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Model use for old Ward building


Reusing old buildings around the city's core is already in vogue, but developers of the old Montgomery Ward & Co. warehouse want to go further, recycling everything possible within the building and making use of others' castaways for things such as carpet and wall partitions.

Developers David F. Tufaro and Samuel K. Himmelrich Jr. are leading a group that plans to spend $75 million transforming the long-abandoned behemoth in Southwest Baltimore into Montgomery Park Business Center and a model of efficient and "green" offices. The developers and other consultants said they couldn't name another area building that would have this building's collection of high- and low-tech environmental features.

"We're trying to determine all the desirable things to save," Himmelrich said yesterday during a tour of the building.

The eight-story structure, built in the 1920s as a warehouse and distribution center for Montgomery Ward, would be the city's largest office building by far at 1.3 million square feet and up to 5,000 workers. That size provides sufficient economy of scale to include some of the pricey additions.

There will be a traditional food court and auditorium in the shed where trains once unloaded goods. But there will also be a garden in a central atrium.

Tainted rainwater that typically runs off buildings and parking lots into area waterways will be captured with a "green roof" of plants, and by shrubbery in ditches along the ground, said Katrin Scholz-Barth, an environmental consultant on the project from HOK Planning Group in Washington. Excess rain collected in a roof tank will serve as toilet water.

Showers on site will encourage biking to work, the developers said, and prime parking spaces will be offered to car-poolers. Shuttle buses will connect with downtown, Baltimore-Washington International Airport and public transportation.

On the efficiency side, developers said, the building will use an air-conditioning system that uses air blown over chilled water made on the premises at night when energy is cheaper. A computerized system will turn lights on in stages as the natural light coming through banks of tall windows fades.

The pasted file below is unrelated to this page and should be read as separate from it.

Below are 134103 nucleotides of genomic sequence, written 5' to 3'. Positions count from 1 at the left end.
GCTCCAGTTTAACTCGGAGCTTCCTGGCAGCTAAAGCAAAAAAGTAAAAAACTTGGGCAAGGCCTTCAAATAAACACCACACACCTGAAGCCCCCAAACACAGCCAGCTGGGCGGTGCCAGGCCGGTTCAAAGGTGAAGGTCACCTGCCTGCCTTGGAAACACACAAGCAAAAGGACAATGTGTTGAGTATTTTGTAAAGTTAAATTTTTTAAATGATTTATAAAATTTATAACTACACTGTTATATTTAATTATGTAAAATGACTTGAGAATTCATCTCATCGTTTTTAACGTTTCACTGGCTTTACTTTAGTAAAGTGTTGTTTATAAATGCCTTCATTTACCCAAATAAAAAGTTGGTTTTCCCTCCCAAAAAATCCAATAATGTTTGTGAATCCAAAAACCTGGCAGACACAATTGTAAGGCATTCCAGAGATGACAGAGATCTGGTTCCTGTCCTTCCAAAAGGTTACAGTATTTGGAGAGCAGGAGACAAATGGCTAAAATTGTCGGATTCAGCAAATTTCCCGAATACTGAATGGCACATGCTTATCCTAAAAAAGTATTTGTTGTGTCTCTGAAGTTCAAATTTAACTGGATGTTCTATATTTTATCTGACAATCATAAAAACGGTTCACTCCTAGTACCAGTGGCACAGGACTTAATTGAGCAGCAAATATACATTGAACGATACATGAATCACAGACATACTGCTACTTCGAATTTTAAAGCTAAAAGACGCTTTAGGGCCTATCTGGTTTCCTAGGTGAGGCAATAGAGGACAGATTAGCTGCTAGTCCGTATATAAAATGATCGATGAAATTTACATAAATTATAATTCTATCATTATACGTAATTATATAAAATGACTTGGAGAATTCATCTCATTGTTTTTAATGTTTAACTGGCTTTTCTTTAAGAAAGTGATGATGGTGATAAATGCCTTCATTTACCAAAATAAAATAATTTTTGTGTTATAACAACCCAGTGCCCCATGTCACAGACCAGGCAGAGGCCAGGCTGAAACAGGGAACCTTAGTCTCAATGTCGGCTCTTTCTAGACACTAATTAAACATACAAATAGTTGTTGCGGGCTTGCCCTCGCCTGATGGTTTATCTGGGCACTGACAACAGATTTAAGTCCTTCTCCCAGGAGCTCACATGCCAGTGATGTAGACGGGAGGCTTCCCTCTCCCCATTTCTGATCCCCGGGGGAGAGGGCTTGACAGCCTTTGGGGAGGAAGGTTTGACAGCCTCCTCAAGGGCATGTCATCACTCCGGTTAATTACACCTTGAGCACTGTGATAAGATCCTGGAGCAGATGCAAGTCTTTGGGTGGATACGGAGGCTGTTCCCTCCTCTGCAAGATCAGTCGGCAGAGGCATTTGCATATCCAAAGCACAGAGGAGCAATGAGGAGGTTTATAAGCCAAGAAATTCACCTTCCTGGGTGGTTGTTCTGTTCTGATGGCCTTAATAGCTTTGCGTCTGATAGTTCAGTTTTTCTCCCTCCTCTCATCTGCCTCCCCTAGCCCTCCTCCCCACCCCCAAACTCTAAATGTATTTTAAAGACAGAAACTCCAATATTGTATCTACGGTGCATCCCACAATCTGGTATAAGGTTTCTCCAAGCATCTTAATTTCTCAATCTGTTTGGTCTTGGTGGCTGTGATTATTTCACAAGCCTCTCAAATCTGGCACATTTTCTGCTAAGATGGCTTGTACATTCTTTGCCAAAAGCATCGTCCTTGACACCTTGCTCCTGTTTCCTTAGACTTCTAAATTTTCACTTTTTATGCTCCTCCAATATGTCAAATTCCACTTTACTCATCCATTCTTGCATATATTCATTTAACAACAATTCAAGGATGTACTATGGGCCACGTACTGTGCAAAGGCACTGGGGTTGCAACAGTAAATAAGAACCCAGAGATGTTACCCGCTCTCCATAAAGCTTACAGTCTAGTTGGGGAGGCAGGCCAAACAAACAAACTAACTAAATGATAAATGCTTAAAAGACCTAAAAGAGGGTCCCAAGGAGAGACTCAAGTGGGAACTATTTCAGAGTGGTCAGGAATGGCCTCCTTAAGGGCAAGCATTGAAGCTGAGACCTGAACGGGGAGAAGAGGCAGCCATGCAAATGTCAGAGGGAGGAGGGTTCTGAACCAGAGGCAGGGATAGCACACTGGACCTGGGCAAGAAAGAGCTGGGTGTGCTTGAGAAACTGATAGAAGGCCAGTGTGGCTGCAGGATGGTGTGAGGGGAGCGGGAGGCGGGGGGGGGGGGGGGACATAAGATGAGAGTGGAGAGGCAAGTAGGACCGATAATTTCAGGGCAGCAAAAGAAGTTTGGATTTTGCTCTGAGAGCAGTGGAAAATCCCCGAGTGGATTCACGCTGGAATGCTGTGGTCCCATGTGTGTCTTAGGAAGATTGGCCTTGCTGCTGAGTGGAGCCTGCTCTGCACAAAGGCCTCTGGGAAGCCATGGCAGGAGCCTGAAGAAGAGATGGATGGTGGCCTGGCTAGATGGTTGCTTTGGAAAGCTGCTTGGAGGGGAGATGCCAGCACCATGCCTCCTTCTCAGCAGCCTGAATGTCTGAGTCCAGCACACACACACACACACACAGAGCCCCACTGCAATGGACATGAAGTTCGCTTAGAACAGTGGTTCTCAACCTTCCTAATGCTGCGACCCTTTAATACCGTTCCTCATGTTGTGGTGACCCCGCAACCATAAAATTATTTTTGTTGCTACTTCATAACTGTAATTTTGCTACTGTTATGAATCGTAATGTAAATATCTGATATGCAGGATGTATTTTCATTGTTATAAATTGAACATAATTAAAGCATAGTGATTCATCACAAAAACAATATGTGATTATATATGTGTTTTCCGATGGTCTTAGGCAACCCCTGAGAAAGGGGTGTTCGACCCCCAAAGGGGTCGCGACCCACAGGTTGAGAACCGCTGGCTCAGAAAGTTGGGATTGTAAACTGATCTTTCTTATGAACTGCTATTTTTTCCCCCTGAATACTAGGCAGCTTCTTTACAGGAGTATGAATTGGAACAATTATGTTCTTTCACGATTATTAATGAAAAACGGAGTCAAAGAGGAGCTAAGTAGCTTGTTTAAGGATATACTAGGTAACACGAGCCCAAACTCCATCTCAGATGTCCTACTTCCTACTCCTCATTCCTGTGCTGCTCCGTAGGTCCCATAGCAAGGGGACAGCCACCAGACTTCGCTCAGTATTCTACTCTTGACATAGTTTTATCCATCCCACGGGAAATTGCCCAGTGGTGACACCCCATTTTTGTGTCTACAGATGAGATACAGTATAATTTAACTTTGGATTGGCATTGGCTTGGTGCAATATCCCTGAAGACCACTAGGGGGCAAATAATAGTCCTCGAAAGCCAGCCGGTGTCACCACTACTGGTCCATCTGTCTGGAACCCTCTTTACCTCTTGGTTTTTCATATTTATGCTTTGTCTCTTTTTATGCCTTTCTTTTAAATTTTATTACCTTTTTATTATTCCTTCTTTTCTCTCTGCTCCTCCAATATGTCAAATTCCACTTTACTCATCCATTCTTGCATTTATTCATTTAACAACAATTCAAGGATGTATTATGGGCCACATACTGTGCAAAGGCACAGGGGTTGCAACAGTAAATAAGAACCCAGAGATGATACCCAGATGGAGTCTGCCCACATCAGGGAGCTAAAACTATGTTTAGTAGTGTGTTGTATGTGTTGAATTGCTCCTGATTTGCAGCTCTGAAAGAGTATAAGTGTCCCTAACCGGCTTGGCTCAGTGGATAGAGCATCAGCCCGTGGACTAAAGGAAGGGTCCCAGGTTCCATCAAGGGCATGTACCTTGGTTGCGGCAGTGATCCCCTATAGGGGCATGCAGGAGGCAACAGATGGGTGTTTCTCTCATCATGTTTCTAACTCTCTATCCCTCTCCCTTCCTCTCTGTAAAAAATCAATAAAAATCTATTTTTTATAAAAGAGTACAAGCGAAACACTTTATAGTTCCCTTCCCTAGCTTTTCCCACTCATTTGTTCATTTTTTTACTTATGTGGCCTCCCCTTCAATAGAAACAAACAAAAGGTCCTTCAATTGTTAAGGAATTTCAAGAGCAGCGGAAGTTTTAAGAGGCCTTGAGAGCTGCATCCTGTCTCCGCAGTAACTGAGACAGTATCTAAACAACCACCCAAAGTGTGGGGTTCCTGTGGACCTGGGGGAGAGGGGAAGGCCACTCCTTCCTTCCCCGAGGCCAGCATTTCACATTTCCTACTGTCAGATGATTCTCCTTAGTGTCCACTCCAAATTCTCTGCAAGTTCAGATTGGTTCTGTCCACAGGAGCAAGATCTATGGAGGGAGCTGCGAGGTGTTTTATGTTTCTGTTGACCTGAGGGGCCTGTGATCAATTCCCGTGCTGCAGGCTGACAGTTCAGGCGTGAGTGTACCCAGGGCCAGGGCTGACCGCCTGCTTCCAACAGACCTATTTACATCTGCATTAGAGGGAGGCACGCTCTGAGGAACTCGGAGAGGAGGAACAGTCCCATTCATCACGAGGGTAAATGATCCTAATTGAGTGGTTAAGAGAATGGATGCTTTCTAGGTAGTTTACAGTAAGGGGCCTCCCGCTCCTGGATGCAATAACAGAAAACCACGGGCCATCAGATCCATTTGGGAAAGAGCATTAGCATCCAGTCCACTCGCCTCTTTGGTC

Windows, in their original frames, will open for fresh air.

Developers couldn't put a total cost on the green features and said upgrades will be done in stages, as tenants are signed up and money becomes available from traditional bank financing and federal sources. Asking rents are $12 to $15 a square foot, although they could rise.

The developers won a $8 million federal Brownfields Economic Development Initiative loan and a $1 million grant for rehabilitating the industrial building. They also may have access to federal and state tax credits worth up to 25 percent of their costs if the building becomes listed on the National Register of Historic Places.

Tenants will be able to tap federal Empowerment Zone tax credits based on employment.

Rehab can begin, however, if the first prospective tenant, the Maryland Department of the Environment, wins approval from the state Board of Public Works to occupy about 20 percent of the building by November 2001.

Commercial real estate consultant Lewis Bolan said cost has been the barrier to creating green buildings. Developers have little incentive to pay for expensive equipment installation when savings from lower utility bills typically are passed on to tenants.

But Bolan said the space will likely appeal to technology users who seek out funky space off the beaten path. Other developers will follow if Montgomery Park is successful.

"There are tons of examples of adaptive reuse of old buildings, and piles of examples in Baltimore, but there are relatively few green buildings anywhere in the country," he said.

"The hurdles can be overcome."

Himmelrich and Tufaro are planning on the technology and telecommunications users, and others. It's just unclear how long it will take to fill the space at Monroe Street and Washington Boulevard, which is outside the central business district and not on the water.

"You have to have a certain amount of patience for something like this," Tufaro said.

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